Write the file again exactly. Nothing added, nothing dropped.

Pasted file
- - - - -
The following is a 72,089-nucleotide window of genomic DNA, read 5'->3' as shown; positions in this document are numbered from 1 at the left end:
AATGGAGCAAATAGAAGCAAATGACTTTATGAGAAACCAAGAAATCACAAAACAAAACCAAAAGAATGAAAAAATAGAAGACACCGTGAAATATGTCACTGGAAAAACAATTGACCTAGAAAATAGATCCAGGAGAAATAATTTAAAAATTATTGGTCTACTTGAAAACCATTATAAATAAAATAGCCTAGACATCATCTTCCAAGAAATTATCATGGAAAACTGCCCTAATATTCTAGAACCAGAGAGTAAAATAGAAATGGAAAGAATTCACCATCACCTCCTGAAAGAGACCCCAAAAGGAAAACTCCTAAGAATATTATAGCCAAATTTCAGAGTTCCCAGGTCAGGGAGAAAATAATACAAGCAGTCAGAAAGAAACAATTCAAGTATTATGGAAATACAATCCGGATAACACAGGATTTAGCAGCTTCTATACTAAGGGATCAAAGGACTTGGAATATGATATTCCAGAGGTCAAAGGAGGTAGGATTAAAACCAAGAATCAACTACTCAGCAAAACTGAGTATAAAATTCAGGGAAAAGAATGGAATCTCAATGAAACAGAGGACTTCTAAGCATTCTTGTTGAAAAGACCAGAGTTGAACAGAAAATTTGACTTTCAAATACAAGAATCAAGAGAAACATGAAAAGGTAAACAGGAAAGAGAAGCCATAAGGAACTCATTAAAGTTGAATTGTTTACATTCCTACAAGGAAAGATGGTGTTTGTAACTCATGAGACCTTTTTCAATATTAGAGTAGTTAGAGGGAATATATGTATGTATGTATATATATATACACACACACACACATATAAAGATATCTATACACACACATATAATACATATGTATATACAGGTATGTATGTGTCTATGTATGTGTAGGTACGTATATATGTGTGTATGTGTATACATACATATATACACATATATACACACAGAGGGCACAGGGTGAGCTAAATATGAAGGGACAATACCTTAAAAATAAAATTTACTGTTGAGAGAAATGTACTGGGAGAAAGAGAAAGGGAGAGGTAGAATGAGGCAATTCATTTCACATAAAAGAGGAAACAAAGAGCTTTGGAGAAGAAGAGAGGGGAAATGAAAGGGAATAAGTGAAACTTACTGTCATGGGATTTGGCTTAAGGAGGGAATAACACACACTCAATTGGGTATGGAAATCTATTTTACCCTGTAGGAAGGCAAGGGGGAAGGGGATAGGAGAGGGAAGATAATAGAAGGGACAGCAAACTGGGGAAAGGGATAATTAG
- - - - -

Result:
The following is a 72,089-nucleotide window of genomic DNA, read 5'->3' as shown; positions in this document are numbered from 1 at the left end:
AATGGAGCAAATAGAAGCAAATGACTTTATGAGAAACCAAGAAATCACAAAACAAAACCAAAAGAATGAAAAAATAGAAGACACCGTGAAATATGTCACTGGAAAAACAATTGACCTAGAAAATAGATCCAGGAGAAATAATTTAAAAATTATTGGTCTACTTGAAAACCATTATAAATAAAATAGCCTAGACATCATCTTCCAAGAAATTATCATGGAAAACTGCCCTAATATTCTAGAACCAGAGAGTAAAATAGAAATGGAAAGAATTCACCATCACCTCCTGAAAGAGACCCCAAAAGGAAAACTCCTAAGAATATTATAGCCAAATTTCAGAGTTCCCAGGTCAGGGAGAAAATAATACAAGCAGTCAGAAAGAAACAATTCAAGTATTATGGAAATACAATCCGGATAACACAGGATTTAGCAGCTTCTATACTAAGGGATCAAAGGACTTGGAATATGATATTCCAGAGGTCAAAGGAGGTAGGATTAAAACCAAGAATCAACTACTCAGCAAAACTGAGTATAAAATTCAGGGAAAAGAATGGAATCTCAATGAAACAGAGGACTTCTAAGCATTCTTGTTGAAAAGACCAGAGTTGAACAGAAAATTTGACTTTCAAATACAAGAATCAAGAGAAACATGAAAAGGTAAACAGGAAAGAGAAGCCATAAGGAACTCATTAAAGTTGAATTGTTTACATTCCTACAAGGAAAGATGGTGTTTGTAACTCATGAGACCTTTTTCAATATTAGAGTAGTTAGAGGGAATATATGTATGTATGTATATATATATACACACACACACACATATAAAGATATCTATACACACACATATAATACATATGTATATACAGGTATGTATGTGTCTATGTATGTGTAGGTACGTATATATGTGTGTATGTGTATACATACATATATACACATATATACACACAGAGGGCACAGGGTGAGCTAAATATGAAGGGACAATACCTTAAAAATAAAATTTACTGTTGAGAGAAATGTACTGGGAGAAAGAGAAAGGGAGAGGTAGAATGAGGCAATTCATTTCACATAAAAGAGGAAACAAAGAGCTTTGGAGAAGAAGAGAGGGGAAATGAAAGGGAATAAGTGAAACTTACTGTCATGGGATTTGGCTTAAGGAGGGAATAACACACACTCAATTGGGTATGGAAATCTATTTTACCCTGTAGGAAGGCAAGGGGGAAGGGGATAGGAGAGGGAAGATAATAGAAGGGACAGCAAACTGGGGAAAGGGATAATTAG